17 September, 2021
Ireland and UK expand cooperation with joint research awards in digital humanities
Posted: 4 August, 2021
Minister Simon Harris welcomes €6.5m boost for interdisciplinary research partnerships –
Tackling online hate in football, understanding digital feminism and mapping the history of typhoid in Dublin are just some of the new research projects that have been announced today by the Irish Research Council and the Arts and Humanities Research Council (AHRC), as part of a partnership which will see Ireland and the UK bring together world-leading expertise in the digital humanities.
Digital humanities projects use digital methods and computational techniques as part of its research methodology. The projects will aim to develop new research techniques, bring innovative approaches to community engagement, and enhance cultural understanding and access to heritage. Projects partners include the Football Association of Wales, the Public Record Office of Northern Ireland, Historic Environment Scotland, the British Museum, Sport Against Racism Ireland, Royal College of Physicians in Ireland and the Digital Repository of Ireland.
Among the research projects that will be funded are those led by the following:
- ‘Tackling Online Hate in Football’ which will see Dr Gary Sinclair (Dublin City University) and Dr Mark Doidge (University of Brighton) explore the potential of digital technologies to transform understanding of online hate.
- ‘Feminist Art Making Histories’ Dr Tina Kinsella (IADT) and Professor Hilary Robinson (Loughborough University) will collaborate on this project which aims to collect, curate and create an archive of oral histories and ephemera of the feminist art movement in the UK and Ireland from the 1970s onwards.
- ‘Interactional variation online: harnessing emerging technologies in the digital humanities to analyse online discourse in different workplace contexts’ will see Dr Anne O’Keeffe (Mary Immaculate College) and Dr Dawn Knight (Cardiff University) examine how virtual workplace communication can improve in the new remote working environments created by the Covid-19 pandemic.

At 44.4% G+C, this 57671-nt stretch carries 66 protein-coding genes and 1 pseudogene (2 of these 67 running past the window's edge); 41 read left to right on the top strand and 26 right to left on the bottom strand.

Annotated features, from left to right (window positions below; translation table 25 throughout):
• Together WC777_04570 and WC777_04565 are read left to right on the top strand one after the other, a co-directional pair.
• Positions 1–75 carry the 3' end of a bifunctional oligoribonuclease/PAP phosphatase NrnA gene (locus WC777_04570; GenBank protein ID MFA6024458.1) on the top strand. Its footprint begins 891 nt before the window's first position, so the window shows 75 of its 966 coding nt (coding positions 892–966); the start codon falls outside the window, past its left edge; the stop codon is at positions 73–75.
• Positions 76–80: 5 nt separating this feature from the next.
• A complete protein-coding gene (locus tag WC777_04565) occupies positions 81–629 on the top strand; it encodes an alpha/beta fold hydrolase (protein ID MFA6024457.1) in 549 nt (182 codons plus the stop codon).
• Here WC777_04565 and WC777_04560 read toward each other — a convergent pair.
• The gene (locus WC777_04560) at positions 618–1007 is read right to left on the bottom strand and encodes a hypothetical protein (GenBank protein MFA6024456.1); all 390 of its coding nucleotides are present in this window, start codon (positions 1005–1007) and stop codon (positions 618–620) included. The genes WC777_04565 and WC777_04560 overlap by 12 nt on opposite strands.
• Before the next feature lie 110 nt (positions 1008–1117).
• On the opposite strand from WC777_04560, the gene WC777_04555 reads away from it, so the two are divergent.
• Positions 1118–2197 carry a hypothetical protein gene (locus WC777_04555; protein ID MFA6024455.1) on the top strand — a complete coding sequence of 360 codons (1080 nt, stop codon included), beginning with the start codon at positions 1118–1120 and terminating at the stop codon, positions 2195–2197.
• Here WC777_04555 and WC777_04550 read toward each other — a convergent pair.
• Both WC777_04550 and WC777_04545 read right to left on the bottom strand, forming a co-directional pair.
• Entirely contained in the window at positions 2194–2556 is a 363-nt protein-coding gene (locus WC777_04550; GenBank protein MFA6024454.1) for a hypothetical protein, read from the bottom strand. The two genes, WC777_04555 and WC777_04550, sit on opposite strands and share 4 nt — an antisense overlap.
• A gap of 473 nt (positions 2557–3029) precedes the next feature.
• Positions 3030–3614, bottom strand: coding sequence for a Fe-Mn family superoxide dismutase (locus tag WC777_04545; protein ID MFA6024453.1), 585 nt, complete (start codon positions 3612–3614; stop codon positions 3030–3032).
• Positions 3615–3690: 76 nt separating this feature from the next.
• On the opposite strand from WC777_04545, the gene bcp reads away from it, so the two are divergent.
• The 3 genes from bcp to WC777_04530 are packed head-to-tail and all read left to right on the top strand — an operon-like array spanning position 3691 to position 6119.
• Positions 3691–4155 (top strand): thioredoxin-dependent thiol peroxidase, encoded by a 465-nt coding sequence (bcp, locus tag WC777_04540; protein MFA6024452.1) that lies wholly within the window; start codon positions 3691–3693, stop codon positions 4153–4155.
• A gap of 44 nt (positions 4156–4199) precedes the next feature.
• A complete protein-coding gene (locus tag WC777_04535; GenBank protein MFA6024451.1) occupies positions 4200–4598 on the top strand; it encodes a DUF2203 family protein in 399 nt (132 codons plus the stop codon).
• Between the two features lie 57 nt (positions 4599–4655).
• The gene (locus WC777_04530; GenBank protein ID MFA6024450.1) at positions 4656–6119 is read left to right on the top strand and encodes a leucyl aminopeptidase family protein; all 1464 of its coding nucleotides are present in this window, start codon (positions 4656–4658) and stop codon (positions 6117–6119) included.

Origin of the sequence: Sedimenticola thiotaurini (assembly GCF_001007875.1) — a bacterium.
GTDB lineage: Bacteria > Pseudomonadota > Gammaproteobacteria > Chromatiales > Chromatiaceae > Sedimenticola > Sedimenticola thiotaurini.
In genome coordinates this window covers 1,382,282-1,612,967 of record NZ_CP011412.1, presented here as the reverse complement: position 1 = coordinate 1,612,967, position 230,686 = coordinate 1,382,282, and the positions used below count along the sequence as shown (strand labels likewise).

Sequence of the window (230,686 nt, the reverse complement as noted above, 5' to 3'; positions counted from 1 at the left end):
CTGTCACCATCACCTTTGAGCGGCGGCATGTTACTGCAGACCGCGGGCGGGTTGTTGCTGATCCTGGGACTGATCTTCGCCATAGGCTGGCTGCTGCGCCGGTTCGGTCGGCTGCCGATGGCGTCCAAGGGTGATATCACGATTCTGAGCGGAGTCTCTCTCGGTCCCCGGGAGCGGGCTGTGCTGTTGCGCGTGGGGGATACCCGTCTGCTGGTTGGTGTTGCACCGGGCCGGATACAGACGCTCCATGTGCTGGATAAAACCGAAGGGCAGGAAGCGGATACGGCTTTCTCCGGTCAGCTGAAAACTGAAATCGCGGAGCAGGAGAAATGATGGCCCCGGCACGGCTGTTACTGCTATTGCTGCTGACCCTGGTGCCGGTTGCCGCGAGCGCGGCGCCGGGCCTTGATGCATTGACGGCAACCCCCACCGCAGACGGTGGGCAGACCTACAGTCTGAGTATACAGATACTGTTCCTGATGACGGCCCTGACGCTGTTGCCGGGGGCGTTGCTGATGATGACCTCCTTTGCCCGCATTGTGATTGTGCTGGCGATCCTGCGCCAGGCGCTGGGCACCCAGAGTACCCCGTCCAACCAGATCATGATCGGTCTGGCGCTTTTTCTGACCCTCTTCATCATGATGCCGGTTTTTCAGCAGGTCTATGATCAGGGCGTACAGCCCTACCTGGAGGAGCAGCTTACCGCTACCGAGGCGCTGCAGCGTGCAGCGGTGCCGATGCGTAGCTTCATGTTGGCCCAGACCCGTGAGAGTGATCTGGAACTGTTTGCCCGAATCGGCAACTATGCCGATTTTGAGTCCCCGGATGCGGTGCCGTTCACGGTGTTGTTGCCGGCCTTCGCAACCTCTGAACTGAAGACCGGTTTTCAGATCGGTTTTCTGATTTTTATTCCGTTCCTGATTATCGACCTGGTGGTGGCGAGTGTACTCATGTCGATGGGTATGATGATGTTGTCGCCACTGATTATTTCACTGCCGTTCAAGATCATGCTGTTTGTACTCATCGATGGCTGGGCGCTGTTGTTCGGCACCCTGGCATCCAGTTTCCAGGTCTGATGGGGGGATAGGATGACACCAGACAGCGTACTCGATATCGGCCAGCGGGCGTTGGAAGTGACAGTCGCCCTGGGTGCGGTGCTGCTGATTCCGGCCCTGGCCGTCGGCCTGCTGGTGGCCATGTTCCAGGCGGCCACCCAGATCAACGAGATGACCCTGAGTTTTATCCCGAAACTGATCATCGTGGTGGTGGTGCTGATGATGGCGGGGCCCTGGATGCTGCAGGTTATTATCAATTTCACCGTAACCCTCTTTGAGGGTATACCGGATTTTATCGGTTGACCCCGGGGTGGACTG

Welcoming the joint awards, Simon Harris TD, Minister for Further & Higher Education, Research, Innovation and Science, said: “I am delighted to see these awards announced today, supported by the Irish Research Council. The ongoing partnership between the IRC and AHRC-UKRI will drive a step-change in the level of cooperation between these two islands in the growing field of digital humanities. The UK-Ireland digital humanities partnership is a timely reminder of both the appetite and the potential for UK-Ireland research collaboration, both ‘east-west’ and ‘north-south’. Maintaining and further building an international and a vibrant all-island higher education and research system is a key priority for government.”
Also commenting, Christopher Smith, AHRC Executive Chair and International Champion for UKRI said: “I am delighted to see that the strength of AHRC’s partnership with the Irish Research Council has enabled us to co-fund such an exceptional and diverse group of projects. Through cutting-edge approaches these projects powerfully capture the innovative potential of joining creativity in the arts and humanities with digital technologies and promise to achieve a new international benchmark in Digital Humanities research.”
Building on the UK-Ireland collaboration
The Research Grants call is part of the Fund for International Collaboration, a multi-million-pound fund supporting international collaborations which enhances the UK’s ability to build new, and strengthen existing, partnerships with global research and innovation leaders. The call is jointly led by the AHRC and the IRC. It builds on the ‘UK-Ireland Collaboration in the Digital Humanities’ scoping workshop that took place in Dublin on 22 and 23 October 2019 and the UK-Ireland Collaboration in the Digital Humanities Research Networking Call launched in 2020.
Peter Brown, Director of the Irish Research Council, added: “The awards we are jointly announcing today will not only enhance the integration of humanities and technology, but they will also facilitate UK and Irish researchers to widen their professional networks through collaboration and exchange of ideas, and to cultivate long-term links between Ireland and UK-based researchers.
“I am particularly pleased to see that many projects engage extensively with partners in the creative industries and cultural heritage organisations, demonstrating the huge potential for intersectoral synergies and the opportunity to create inclusive solutions, ranging from an exploration of the use of emerging digital technologies to transforming understanding of online practices to the provision of world-class digital research repositories. The engagement between disciplines, academic and non-academic organisations across Ireland and the UK adds up to an initiative which is truly rich in possibilities.”